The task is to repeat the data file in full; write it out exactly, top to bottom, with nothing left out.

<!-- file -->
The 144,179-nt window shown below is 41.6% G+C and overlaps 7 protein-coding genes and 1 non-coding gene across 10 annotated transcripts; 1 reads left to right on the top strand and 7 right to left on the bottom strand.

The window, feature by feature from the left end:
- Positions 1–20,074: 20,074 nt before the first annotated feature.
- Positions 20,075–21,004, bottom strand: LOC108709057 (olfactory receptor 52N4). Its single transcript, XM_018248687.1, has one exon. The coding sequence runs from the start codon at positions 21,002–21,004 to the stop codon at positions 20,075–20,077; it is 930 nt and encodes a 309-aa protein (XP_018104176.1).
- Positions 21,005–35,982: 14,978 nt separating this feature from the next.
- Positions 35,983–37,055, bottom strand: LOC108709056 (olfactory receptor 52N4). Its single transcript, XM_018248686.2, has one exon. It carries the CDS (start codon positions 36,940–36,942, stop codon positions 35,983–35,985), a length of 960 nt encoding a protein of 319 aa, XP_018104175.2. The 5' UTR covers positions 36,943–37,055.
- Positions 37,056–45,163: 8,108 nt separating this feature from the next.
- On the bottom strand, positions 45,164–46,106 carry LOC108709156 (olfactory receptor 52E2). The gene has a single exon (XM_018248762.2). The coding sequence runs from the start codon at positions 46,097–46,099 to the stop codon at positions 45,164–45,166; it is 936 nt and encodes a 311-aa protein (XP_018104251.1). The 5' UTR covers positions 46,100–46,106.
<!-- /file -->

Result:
The 144,179-nt window shown below is 41.6% G+C and overlaps 7 protein-coding genes and 1 non-coding gene across 10 annotated transcripts; 1 reads left to right on the top strand and 7 right to left on the bottom strand.

The window, feature by feature from the left end:
- Positions 1–20,074: 20,074 nt before the first annotated feature.
- Positions 20,075–21,004, bottom strand: LOC108709057 (olfactory receptor 52N4). Its single transcript, XM_018248687.1, has one exon. The coding sequence runs from the start codon at positions 21,002–21,004 to the stop codon at positions 20,075–20,077; it is 930 nt and encodes a 309-aa protein (XP_018104176.1).
- Positions 21,005–35,982: 14,978 nt separating this feature from the next.
- Positions 35,983–37,055, bottom strand: LOC108709056 (olfactory receptor 52N4). Its single transcript, XM_018248686.2, has one exon. It carries the CDS (start codon positions 36,940–36,942, stop codon positions 35,983–35,985), a length of 960 nt encoding a protein of 319 aa, XP_018104175.2. The 5' UTR covers positions 36,943–37,055.
- Positions 37,056–45,163: 8,108 nt separating this feature from the next.
- On the bottom strand, positions 45,164–46,106 carry LOC108709156 (olfactory receptor 52E2). The gene has a single exon (XM_018248762.2). The coding sequence runs from the start codon at positions 46,097–46,099 to the stop codon at positions 45,164–45,166; it is 936 nt and encodes a 311-aa protein (XP_018104251.1). The 5' UTR covers positions 46,100–46,106.